ACES.... Self-report and Check In
The Adverse Childhood Experience (ACE) Questionnaire is a 10-item self-report measure developed for the ACE study to identify childhood experiences of abuse and neglect. The study posits that childhood trauma and stress early in life, apart from potentially impairing social, emotional, and cognitive development, indicates a higher risk of developing health problems in adulthood.
The ACE study originated in 1985 in Dr. Vincent Felitti’s obesity clinic in California. With increasing frustration that many clients, although successful with weight loss, were dropping out of the study, he began to explore factors that they all may have in common impacting the rate in which they quit the study and program. Many of them had a history of the same factors that include some form of childhood neglect, abuse, or adverse experience.
The ACE Study aimed to identify the childhood trauma experiences. Participants uderwent a physical examination and completed the ACE Questionnaire, in order to determine whether there truly was a link between adverse experiences in childhood and health concerns, both physical and mental, later in life.
The study found that nearly 40% of participants had been exposed to two or more of the different categories, and 12.5% reported exposure to at least four categories. In other words, the study showed that adverse childhood experiences were more common than had previously been recognized or acknowledged by research and medical findings.
The questionnaire identifies major risk factors that may lead to the development of health and social issues among people in the United States. Besides suggesting that an individual may be more likely to experience health issues later in life, this questionnaire also shows how childhood trauma affects the mortality rate: The life expectancy of an individual with an ACE score of six or more may be reduced by up to 20 years.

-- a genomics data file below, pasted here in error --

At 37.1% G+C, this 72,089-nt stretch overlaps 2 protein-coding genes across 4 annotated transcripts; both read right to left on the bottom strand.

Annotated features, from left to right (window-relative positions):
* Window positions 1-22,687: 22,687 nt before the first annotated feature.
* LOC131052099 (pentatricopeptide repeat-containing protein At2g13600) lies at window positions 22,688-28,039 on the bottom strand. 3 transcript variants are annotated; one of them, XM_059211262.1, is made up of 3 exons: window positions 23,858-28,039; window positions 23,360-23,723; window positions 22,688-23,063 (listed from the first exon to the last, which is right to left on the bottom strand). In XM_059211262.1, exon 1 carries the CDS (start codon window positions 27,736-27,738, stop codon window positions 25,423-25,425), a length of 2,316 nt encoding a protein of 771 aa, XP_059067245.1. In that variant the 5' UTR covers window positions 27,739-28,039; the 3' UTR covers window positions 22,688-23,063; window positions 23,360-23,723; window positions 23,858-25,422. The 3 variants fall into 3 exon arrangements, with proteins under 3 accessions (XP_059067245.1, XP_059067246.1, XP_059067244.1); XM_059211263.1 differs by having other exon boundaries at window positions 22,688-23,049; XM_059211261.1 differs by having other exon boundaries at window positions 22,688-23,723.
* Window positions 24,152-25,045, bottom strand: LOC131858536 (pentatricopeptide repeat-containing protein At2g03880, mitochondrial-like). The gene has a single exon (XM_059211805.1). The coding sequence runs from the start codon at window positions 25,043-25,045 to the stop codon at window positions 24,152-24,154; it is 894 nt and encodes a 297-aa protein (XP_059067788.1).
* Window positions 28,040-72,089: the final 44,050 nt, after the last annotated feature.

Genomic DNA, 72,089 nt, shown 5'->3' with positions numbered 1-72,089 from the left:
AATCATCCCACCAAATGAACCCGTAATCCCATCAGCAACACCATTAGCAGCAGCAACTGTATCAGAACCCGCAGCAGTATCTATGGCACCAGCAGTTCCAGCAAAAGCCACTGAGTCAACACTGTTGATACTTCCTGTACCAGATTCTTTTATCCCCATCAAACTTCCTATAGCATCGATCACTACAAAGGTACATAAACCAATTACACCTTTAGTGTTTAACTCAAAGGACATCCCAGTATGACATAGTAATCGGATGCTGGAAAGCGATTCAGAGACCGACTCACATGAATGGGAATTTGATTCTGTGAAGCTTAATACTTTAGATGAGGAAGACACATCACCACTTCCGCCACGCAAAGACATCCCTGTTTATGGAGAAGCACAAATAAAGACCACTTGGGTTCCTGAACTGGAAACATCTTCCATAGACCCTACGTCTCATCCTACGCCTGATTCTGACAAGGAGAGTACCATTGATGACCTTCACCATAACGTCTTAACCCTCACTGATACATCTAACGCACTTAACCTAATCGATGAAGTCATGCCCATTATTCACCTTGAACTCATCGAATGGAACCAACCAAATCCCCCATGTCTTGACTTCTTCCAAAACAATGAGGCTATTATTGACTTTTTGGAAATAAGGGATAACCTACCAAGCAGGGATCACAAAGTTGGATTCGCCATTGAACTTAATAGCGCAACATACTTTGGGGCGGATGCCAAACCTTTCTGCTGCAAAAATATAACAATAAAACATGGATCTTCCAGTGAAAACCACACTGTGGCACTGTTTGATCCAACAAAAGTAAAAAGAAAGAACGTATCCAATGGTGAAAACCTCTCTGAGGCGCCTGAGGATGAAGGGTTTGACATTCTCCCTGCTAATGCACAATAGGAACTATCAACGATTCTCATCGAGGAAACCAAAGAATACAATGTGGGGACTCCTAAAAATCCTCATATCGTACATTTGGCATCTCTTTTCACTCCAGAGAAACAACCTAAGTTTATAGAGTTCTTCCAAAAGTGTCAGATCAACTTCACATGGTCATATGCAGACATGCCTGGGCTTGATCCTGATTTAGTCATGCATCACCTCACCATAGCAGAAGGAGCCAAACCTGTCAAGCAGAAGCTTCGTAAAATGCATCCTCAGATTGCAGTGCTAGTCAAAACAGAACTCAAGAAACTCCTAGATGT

Because the ACE Study suggests that there is a significant link between adverse childhood experiences and chronic disease in adulthood, including heart disease, lung cancer, diabetes, and autoimmune diseases, the questionnaire may be able to help those who have a high ACE score become more informed about their increased risk factor for health issues. It could also encourage them to seek treatment or therapy if they have not already done so.
Additionally, the study highlights how these childhood experiences influence the possible development of mental health issues in adulthood and may serve to assist mental health professionals in better understanding certain mental health concerns.
The connection between adverse childhood experiences, social issues, and adult mental and physical health might also be used to help inform programs and health policies that support prevention of these issues and recovery from them.
Center for Disease and Prevention. (2003). ACE Reporter: Origins and Essence of the Study. San Diego.
Dong, M, Anda, R.., Felitti, V.J., Dube, S.R., Williamson, D.F., Thompson, T.J., Loo, C.M., and Giles, W.H. (2004). The interrelatedness of multiple forms of childhood abuse, neglect, and household dysfunction. Child Abuse and Neglect, 28 (7), 771–784.
Felitti, V.J., Anda, R.F., Nordenberg, D, Williamson, D.F., Spitz A.M., Edwards, V.K., Koss, M.P., and Marks, J.S., (1998). Relationship of childhood abuse and household dysfunction to many of the leading causes of death in adults: The Adverse Childhood Experiences (ACE) Study. American Journal of Preventative Medicine, vol 14 (4), 245-258.
Injury Prevention and Control: Division of Violence Prevention. (2014, May 13). Retrieved from http://www.cdc.gov/violenceprevention/acestudy.
Storrs, C. (2009, October 7). Is Life Expectancy Reduced by a Traumatic Childhood? Retrieved from http://www.scientificamerican.com/article/childhood-adverse-event-life-expectancy-abuse-mortality.